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Shackleton’s Carpenter

by on 13 September 2018

Gripped by Ice

Shackleton’s Carpenter

Hi-Lo Productions and Beacon Arts Centre, Greenock at OSO Arts Centre, Barnes, until 15th September, then touring until 1st December

Review by Mark Aspen

A sudden startling crack, a flash of lightning and there, wild-eyed, was McNish!

We had listening to the BBC Home Service broadcasting between the wars, a clipped voice recounting the privations and the triumphs of Sir Ernest Shackleton’s ill-fated Antarctic expedition of 1914-1916, in the ship aptly named Endurance. Then, from the comfort of the OSO Arts Centre, the startled audience were propelled into the reality of remote, barren and brutal Antarctica.

Thus was the introduction to Shackleton’s Carpenter, a most remarkable and outstanding piece of theatre, opening in Barnes as part of a national tour.

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Shackleton’s Carpenter tells the true story of Harry McNish, Shackleton’s shipwright, who was an extraordinarily gifted carpenter, and was with Shackleton all the way on what must be one of the most arduous voyage of survival ever undertaken.

In August 1914, Shackleton set off on his third trip to the Antarctic, planning to cross Antarctica via the South Pole. The following February, the ship became trapped in the frozen sea and gradually it was crushed by the pressure of the ice, leaving Shackleton and his crew no option but to abandon the ship to overwinter on the floating ice. Ten months later the Endurance sank and Shackleton and his twenty-seven-strong crew were marooned. When spring came, they set off in three small boats, eventually reaching the inhospitable Elephant Island.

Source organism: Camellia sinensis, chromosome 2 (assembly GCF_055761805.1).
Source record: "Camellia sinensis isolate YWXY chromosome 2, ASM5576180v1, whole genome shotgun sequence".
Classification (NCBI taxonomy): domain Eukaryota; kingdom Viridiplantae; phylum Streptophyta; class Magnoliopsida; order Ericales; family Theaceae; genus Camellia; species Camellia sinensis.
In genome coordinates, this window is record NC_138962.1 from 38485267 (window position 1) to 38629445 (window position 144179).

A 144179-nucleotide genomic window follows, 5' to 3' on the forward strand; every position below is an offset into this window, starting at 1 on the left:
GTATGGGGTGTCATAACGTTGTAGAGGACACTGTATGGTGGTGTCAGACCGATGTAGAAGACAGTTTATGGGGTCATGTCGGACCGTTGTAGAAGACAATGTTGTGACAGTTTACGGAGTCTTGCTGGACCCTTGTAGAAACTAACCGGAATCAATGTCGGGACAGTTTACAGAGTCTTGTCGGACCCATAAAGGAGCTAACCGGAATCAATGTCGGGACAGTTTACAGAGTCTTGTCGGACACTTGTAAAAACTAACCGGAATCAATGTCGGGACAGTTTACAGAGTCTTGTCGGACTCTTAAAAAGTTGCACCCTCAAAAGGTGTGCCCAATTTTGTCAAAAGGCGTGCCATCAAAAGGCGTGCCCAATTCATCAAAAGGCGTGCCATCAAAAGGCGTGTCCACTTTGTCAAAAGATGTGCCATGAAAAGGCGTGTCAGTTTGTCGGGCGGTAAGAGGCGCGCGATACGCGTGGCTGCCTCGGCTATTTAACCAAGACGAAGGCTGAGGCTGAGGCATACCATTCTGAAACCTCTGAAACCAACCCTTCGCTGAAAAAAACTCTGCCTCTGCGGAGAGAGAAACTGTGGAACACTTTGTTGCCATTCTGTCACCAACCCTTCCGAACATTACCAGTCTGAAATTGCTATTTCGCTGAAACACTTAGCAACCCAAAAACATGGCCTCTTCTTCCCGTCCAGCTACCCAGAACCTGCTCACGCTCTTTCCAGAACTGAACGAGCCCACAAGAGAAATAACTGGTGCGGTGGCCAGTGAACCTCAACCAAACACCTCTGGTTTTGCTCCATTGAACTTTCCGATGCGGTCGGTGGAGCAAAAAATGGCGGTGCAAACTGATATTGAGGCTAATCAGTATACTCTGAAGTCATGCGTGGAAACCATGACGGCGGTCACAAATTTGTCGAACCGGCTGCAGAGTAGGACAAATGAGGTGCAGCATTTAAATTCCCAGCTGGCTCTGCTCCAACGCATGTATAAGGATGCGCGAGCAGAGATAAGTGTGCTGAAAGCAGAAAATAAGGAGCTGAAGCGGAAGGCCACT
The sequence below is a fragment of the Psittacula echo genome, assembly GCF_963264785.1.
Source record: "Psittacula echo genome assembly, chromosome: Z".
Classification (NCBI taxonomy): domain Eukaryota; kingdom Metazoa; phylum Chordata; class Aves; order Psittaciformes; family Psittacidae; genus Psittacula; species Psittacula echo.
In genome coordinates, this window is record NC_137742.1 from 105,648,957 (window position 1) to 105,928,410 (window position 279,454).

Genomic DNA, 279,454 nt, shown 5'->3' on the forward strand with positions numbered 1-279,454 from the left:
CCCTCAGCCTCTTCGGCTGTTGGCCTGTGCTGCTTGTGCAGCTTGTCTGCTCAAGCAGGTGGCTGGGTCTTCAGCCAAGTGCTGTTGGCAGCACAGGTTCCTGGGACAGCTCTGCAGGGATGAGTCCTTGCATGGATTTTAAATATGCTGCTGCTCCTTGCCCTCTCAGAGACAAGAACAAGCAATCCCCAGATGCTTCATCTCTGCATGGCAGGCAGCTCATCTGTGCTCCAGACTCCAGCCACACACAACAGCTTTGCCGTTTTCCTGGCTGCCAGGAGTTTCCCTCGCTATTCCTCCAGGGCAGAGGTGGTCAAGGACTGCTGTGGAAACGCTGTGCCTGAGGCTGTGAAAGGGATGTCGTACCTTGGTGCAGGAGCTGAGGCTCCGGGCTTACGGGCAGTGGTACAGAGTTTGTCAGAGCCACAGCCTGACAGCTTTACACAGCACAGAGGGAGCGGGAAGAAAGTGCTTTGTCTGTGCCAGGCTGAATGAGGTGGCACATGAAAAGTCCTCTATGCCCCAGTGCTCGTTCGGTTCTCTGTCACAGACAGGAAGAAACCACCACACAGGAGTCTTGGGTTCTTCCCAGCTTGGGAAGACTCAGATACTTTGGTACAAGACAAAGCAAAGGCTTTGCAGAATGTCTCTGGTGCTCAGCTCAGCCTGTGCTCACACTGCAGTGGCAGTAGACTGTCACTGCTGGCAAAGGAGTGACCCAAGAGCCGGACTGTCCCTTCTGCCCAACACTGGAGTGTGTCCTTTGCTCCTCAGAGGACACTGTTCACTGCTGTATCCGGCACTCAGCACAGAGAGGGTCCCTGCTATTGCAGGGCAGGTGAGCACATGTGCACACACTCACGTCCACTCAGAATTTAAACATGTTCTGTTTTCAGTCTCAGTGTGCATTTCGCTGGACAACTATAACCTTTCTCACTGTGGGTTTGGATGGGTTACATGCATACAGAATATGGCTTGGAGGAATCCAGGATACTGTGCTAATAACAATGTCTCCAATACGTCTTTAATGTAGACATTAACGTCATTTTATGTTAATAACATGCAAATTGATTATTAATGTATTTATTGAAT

Shackleton with five of the crew set off from Elephant Island in the lifeboat James Caird to seek help to rescue the crew. They endued a journey of 800 miles in the worst seas known to man, eventually reaching South Georgia, where they had to scale a mountain to get to their goal. McNish’s skills in building and adapting small boats, making sledges and shelters ensured that they all were saved. All the crew, including those who did not get on with him, recognised that it was his skills that saved their lives. However, McNish did not receive the prestigious Polar Medal that was awarded to most of the crew, and he died a broken man, destitute, and sleeping rough on the waterside in a wharf in New Zealand.

This is the scene set by tour director, Chris Barnes and his creative team, a wharf in Wellington in 1930. A simple silver and black set, a dinghy covered with a tarpaulin, a crate tells it all; and subtle lighting shifts the setting to the places in McNish’s mind, the places of his memories, dreams and overwhelmingly, his nightmares: his home, the sea, the Antarctic, the ether. The space is occupied by the mind of a single man, now wrecked in body, a vagrant suffering from physical injuries and illnesses, from alcoholism, and from what we would now call post-traumatic stress.